With a good hat on my head, a few snacks, a guide book and maps in hand, I carried a small backpack with water and camera gear and headed out on a four hour walking tour.
I’m sure this tour took me much longer than most as I stopped every 10 feet to take pictures and gaze at the amazingly blue, and beautiful, Pacific Ocean.
I kept my eye out for whales but didn’t see any on this trip. I was completely stunned by the beauty of this place.
The walk is easy to follow and well documented in the guide books. I never felt lost or afraid and was thrilled to be soaking it all in.
Warm enough for playing in the sun, but probably not in the water, I passed a few families enjoying the day.
I never expected to travel to Sydney and didn’t have much time to fully research the area. So, I don’t know what I expected but was somewhat surprised at the tropical landscape and surfer vibe.
I passed one of the famous rock pools in an area named Fairy Bower for the wildflowers and ferns that used to grow on the hillsides.
Built by locals in 1929, this beautiful ocean pool is one of many carved out of the coast around the time saltwater bathing became popular.
People in and around Sydney all seem very fit and active. Everybody’s walking dogs, jogging, bicycling and just enjoying the outdoors. I can really see the appeal of living here.
This point located near Shelly Beach is another popular surfing spot. I saw several surfers waiting on the big waves.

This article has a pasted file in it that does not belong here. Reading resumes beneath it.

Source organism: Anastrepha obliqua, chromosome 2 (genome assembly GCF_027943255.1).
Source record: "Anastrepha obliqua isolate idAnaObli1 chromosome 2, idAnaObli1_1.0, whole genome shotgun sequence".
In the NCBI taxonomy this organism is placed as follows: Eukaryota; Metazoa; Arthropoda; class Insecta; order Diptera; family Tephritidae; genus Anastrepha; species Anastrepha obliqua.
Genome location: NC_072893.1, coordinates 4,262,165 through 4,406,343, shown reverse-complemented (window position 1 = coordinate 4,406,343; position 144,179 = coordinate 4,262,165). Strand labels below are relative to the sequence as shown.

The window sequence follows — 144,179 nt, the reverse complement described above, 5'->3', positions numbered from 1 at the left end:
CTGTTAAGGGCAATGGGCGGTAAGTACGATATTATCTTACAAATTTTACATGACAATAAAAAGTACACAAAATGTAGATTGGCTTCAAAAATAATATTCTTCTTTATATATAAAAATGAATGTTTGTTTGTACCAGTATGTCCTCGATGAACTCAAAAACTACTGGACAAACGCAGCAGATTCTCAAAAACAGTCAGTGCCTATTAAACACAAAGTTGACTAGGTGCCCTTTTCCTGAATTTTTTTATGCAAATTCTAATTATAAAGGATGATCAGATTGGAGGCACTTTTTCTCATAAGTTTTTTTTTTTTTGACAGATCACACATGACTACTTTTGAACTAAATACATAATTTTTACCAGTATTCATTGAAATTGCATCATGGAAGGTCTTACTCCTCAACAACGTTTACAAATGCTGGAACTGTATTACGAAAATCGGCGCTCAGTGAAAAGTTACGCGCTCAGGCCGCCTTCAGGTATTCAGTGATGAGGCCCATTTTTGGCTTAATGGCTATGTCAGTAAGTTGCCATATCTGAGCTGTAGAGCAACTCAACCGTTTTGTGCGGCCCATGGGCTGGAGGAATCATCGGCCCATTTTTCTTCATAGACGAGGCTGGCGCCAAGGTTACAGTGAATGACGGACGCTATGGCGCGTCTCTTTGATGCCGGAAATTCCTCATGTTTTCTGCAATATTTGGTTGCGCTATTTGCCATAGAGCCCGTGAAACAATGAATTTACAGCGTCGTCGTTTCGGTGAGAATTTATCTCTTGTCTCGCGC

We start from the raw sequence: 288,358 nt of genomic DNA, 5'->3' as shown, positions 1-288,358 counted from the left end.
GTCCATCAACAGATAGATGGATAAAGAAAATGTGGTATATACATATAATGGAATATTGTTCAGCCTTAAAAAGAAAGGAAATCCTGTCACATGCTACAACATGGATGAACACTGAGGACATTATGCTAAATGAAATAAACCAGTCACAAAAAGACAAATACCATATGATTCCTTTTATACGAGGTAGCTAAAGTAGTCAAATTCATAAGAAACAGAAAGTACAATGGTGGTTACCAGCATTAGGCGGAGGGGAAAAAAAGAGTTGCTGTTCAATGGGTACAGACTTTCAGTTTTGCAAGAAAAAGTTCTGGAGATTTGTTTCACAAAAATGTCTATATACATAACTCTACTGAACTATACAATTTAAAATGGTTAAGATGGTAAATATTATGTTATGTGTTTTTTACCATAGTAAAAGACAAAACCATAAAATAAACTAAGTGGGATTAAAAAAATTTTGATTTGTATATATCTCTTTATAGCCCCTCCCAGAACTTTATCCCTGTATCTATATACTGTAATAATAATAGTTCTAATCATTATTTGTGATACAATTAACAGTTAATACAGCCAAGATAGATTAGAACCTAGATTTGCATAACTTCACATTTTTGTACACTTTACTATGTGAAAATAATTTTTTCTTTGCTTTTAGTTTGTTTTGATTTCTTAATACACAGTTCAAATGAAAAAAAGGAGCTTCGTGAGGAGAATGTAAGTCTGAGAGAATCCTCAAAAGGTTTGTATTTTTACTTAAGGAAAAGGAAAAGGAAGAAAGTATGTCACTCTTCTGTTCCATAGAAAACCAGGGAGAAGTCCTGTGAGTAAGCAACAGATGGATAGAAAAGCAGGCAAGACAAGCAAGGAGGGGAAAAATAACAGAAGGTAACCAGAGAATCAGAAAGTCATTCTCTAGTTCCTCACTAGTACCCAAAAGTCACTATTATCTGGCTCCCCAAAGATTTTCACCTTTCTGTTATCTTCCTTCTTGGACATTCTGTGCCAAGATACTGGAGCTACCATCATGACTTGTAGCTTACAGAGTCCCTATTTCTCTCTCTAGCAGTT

Photos can’t convey the whole feel of the area with crashing waves, the warm salty breeze and lush vegetation.
The Manly Scenic Walkway takes you along several beaches, quiet shorelines and up clifftop streets, past a historic building that was formerly St. Patrick’s Seminary, into neighborhoods with parks and beautiful homes and fantastic views of the Pacific.
I love these sprawling evergreen ficus macrophylla (or Australian banyan) trees native to the area. Some grow up to 200 feet tall and no doubt twice as wide!
After a little hike in the bushland on a well worn path, I arrived at Collins Beach. It’s a very quiet area with plenty of dense vegetation and foot bridges. A stone cairn marks the spot where Governor Arthur Phillip was speared in the shoulder by the Aboriginal Wil-ee-ma-rin after a disagreement in the late 1700’s.
I stopped again to take in the beautiful harbor views of Little Manly Cove. Manly Point Peace Park is clean and beautiful with plenty of places to relax and have lunch.
Sailboats are anchored in the cove ready for the weekend.
I arrived back at Manly Cove Wharf in time to grab a fruit smoothie and then enjoyed the 30-minute ferry ride back to Circular Quay.
What to take:
- A good guidebook or two with maps (see Amazon links below for our recommendations);
- Bottled water and a snack or two;
- Camera and cellphone (or a good cellphone camera);
- Wear a proper hat, sunscreen and a good pair of walking shoes
Thanks for PINNING!
Be sure to take a good guide book and map of the area. The books outline the Manly Scenic Walkway in great detail – where to turn, what comes up next, etc. Click on the photos for more information:
If you decide to purchase something at Amazon after following my affiliate link, I receive a small commission, at no additional cost to you, which I use to pay for web hosting and services for this blog. Thanks for supporting SRFD!
Stay tuned! Many more posts to come … thanks so much for stopping by! Tricia